What do you do? I'm a Mac IT guy and Web/Media Project Manager and I used to play one on TV as Director of Technology/R&D at WGBH Interactive for more than 10 years. Now I do those same sorts of things for clients of all kinds at 89 System.
When did you start using BBEdit? I first started using BBEdit on my then-room-mate's Mac IIci before we had that newfangled System 7 so many of the yoots were spoiled on. We had to MultiFinder our way to school. Uphill, both ways. BBEdit was (and still is) a core utility for all things Mac from the text processing it was explicitly designed for to the opening the un-openable and inspecting the contents of the unnerving (logs, other files that raise a security concern).
What do you make? How does BBEdit help? BBEdit is basically open on my Macs at all times. Editing files on remote servers via SFTP in Fetch, serving as my drafting and note taking tool and making it possible for me to do fairly complex automated munging of text without writing custom code. Basically, unless somebody else insists on formatted text, if I write, it's in BBEdit and my drafts almost always are. Much easier to write in BBEdit and then paste into an application that does styled text and apply formatting after composition.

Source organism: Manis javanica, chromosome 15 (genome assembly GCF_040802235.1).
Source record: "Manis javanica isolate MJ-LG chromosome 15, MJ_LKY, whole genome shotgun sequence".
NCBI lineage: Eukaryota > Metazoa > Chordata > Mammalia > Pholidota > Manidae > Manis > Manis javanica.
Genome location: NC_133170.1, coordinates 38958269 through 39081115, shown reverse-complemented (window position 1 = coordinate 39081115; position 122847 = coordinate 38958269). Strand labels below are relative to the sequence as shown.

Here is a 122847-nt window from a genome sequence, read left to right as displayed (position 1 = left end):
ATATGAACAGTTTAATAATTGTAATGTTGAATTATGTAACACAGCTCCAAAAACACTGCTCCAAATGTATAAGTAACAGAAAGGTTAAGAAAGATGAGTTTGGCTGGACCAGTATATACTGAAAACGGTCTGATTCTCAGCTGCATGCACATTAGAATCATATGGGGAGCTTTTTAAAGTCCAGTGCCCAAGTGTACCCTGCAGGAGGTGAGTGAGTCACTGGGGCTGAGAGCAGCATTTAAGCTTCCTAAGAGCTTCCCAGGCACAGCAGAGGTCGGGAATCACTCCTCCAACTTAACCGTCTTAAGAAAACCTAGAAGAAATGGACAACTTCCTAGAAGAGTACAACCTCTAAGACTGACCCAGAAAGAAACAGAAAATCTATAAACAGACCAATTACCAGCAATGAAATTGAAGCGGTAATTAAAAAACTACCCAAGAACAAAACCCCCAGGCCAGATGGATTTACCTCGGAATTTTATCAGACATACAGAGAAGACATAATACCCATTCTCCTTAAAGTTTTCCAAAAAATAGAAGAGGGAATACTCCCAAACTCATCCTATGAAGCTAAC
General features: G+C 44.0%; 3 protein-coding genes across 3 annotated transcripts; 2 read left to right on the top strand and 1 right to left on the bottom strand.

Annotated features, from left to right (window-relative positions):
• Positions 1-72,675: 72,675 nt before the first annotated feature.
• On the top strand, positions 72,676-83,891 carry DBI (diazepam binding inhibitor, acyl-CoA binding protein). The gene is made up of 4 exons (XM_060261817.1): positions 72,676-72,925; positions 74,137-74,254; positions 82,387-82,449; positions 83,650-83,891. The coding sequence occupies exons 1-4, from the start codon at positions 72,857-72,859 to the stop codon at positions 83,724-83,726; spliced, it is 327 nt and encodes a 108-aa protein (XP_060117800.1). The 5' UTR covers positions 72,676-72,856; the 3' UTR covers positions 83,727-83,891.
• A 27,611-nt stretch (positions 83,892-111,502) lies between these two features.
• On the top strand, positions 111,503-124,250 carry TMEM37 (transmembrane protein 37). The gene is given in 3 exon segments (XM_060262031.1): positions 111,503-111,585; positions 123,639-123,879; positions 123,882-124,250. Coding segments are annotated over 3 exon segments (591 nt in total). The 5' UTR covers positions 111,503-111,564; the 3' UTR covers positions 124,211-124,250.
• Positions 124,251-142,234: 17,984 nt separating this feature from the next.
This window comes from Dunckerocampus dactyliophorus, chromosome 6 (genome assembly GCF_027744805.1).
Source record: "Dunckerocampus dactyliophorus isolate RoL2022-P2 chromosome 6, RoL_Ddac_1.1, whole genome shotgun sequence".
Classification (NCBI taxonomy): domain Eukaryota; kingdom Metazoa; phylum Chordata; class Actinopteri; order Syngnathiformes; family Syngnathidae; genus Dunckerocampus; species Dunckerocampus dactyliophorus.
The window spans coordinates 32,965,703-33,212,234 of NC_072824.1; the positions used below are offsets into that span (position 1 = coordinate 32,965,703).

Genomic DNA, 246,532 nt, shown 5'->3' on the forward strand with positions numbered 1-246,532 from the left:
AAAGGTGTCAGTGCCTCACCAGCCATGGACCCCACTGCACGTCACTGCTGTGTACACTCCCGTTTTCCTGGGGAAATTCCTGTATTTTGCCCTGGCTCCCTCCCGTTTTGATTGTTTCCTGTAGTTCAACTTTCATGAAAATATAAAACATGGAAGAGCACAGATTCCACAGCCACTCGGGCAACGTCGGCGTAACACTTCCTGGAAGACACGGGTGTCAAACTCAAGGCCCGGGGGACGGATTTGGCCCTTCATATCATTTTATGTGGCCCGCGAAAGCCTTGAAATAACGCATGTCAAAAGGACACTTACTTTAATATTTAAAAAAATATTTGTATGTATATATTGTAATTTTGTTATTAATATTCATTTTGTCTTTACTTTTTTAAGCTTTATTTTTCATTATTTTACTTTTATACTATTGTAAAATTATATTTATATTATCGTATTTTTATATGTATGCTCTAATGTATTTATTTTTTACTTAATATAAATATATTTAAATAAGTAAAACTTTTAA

What's your favorite project that BBEdit has helped bring to life? Before it was possible (and in some ways it's still not) to have huge (multi-thousand page) web content sites at PBS entirely in a CMS, the team built incredible automated publication workflows in MacPerl and BBEdit. The men and women on that team did amazing things with what was, at the time, a far more limited universe of options for large scale web development and delivery. We relied on BBEdit. Tens, hundreds of thousands of pages of highly designed and meaningful content all moving through BBEdit.
Which feature is your favorite? Multi-file search and replace is a the feature I use most often. For so many mundane tasks, it makes for a huge time saver and not even remotely only for "code" projects either. As for a favorite feature, I'd say syntax coloring. I'm not a coder by trade but I do have to look at and try to understand at least the basic structure of code for a lot of disparate projects. Because I am not a coder and because of the way I process text visually, syntax coloring makes an enormous difference to me in my ability to get a basic understanding of and, when absolutely necessary, modify what I see. Syntax coloring acts like an accessibility feature for me and it's crucial.